Packaging and printing problems? Coloured eggs can help!

It’s said that what you really need to know you learned it in kindergarten. Can you say the same for packaging designers?

Because it’s spring, we tried to use a simple child activity, colouring eggs, to solve some of the outlandish problems found among who creates the design and the printing itself.

Shown below we list three lesson to learn regarding colours in packaging from the annual Easter egg hunt, published on Packaging Digest’s site.


1- Why do you need black in colour print?

If mixing cyan (blue), magenta (red) and yellow permits to create every possible colour, black included, why do printers need black ink?

The experiment:

We created a black tincture with equal parts of cyan, magenta and yellow, beginning with the latter. We then immersed an egg in the tincture for roughly twenty minutes. Will the egg turn black?


This colour is surely not black. Maybe olive green? Brown mauve?

What did we learn?

Mixing primary colours in different combinations you can obtain the entire colour spectrum; mixing two primary colours will obtain a secondary colour, and it’s what printers use to create every shade. When they print on a white canvas, every colour absorbs (or subtracts) its opposite from white light.

So, if we really wanted to paint an egg black, what should we do? We could use a great quantity of cyan, magenta and yellow, or (and this is the best solution) add a fourth colour, black: it’s cheaper, helps neutralize images and graphics and add density to shadows.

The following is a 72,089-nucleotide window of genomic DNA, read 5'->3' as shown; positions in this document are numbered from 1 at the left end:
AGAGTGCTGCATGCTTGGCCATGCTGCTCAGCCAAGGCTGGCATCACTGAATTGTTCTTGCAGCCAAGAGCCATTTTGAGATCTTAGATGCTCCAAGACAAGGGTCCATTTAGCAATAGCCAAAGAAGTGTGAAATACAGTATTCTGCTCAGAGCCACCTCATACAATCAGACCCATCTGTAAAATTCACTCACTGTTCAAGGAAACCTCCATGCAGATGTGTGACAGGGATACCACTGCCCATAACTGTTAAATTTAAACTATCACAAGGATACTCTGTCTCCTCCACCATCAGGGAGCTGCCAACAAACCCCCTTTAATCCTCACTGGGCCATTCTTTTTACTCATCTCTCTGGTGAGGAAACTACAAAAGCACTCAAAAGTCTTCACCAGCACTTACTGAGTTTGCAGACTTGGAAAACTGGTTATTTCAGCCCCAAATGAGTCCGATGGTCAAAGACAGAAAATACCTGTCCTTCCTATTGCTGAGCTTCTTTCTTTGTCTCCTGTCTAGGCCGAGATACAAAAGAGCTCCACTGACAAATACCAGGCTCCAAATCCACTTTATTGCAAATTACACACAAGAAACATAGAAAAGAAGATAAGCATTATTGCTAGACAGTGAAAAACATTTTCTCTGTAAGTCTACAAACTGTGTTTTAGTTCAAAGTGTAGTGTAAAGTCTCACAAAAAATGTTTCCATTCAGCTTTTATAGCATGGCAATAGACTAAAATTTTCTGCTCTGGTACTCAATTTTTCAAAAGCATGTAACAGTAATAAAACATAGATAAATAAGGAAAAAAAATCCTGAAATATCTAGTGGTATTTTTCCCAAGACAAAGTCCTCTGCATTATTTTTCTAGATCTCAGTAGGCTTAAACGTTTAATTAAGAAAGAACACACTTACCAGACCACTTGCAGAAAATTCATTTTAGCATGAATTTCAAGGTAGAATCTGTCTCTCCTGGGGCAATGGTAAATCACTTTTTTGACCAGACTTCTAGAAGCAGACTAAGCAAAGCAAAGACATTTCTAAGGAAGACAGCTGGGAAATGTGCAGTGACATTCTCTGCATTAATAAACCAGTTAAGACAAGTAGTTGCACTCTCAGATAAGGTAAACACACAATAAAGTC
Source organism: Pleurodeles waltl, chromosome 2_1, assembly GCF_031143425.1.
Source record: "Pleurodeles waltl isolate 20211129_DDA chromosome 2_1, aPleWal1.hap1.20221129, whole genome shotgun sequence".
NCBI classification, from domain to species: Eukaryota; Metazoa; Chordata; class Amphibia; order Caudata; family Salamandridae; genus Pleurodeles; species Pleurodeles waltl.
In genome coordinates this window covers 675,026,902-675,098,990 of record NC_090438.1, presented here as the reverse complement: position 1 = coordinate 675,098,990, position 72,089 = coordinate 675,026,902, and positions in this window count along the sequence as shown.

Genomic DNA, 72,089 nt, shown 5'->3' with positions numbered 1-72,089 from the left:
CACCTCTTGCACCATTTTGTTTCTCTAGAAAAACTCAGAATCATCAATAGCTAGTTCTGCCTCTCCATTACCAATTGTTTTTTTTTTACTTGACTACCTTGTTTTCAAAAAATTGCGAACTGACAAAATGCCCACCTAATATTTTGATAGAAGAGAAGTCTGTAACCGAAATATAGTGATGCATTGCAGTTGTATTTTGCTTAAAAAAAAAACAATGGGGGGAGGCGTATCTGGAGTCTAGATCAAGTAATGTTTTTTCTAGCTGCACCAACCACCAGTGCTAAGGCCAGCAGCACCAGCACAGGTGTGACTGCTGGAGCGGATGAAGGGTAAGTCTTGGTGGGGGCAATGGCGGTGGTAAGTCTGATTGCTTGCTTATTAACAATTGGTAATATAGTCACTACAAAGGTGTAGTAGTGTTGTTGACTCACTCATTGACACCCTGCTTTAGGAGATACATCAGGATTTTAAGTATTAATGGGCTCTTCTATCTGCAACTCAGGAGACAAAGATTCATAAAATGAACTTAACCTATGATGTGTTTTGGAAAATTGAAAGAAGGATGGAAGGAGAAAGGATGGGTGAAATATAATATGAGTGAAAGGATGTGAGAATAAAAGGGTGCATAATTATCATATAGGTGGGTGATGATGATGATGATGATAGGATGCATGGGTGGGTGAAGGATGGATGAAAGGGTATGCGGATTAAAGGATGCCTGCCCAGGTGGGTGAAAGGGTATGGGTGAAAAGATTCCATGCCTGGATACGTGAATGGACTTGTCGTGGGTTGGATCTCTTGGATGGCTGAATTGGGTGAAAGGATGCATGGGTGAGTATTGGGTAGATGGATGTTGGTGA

2- Substrates can be coloured

You specify perfectly your design, but when you receive the printing draft the colour is not what you had in mind. What happened?

The experiment:

We took some different coloured eggs: to see how different shades react to ink, we submerged them in a pure red tincture for exactly four minutes.

Do they all have the same red shade?

What did we learn?

The substrate colour plays an important factor into deciding the ultimate colour of the egg. Instead of red, each one has gained a different shade of orange or brown.

This is an often-overlooked fact that plagues designers and printers everywhere. When you specify a colour and ink, you must consider the colour of the substrate. Red tincture or ink will look red only on a white background.

Our example is obvious, but even a tiny variation in the background colour will influence the final result. It’s something to consider if you want to print the same design on different substrates.


3- The colour communication is subjective

You want your printer to create “spring colours” for your box. How do you know their idea of a spring colour is the same as yours?

The experiment:

Using a little device for colour recognition, we measured the colour of spring flowers with stunning shades and found the equivalent Pantone colour. We then used the obtained data to mix yellow, orange and red to have a tincture for the eggs. Mission accomplished.

What did we learn?

It’s common for designers to use surrounding colours as an inspiration, describing them later to printers using a subjective language that printer can’t understand. Sunny, peachy, fresh and springy are not colours that can be found in the colours database. Not establishing clear expectations will result in a job to be redone when the “spring colour” the printer created isn’t the same sunny shade you had in mind.

Make sure the printer understands what you’re expecting. There are many ways to specify colour, including spectral measures, pantone books and Munsell standards.

Surely we know there is more than specifying, communicating and printing colours than what we learned in kindergarten. Sometimes, though, go back to the bases can help us to understand better what we ought to know.



Source for the article on Packaging Digest.